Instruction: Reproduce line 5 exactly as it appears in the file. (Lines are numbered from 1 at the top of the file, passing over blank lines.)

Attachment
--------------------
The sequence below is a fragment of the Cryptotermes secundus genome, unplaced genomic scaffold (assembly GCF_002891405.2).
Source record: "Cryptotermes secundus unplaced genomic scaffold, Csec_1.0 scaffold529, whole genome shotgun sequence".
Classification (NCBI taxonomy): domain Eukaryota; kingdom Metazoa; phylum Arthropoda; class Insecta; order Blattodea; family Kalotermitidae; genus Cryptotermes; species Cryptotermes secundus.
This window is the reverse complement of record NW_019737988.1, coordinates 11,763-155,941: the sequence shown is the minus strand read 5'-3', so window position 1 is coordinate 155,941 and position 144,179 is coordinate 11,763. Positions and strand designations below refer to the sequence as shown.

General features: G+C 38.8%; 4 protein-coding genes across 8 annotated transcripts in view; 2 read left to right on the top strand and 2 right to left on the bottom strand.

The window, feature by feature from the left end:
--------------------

General features: G+C 38.8%; 4 protein-coding genes across 8 annotated transcripts in view; 2 read left to right on the top strand and 2 right to left on the bottom strand.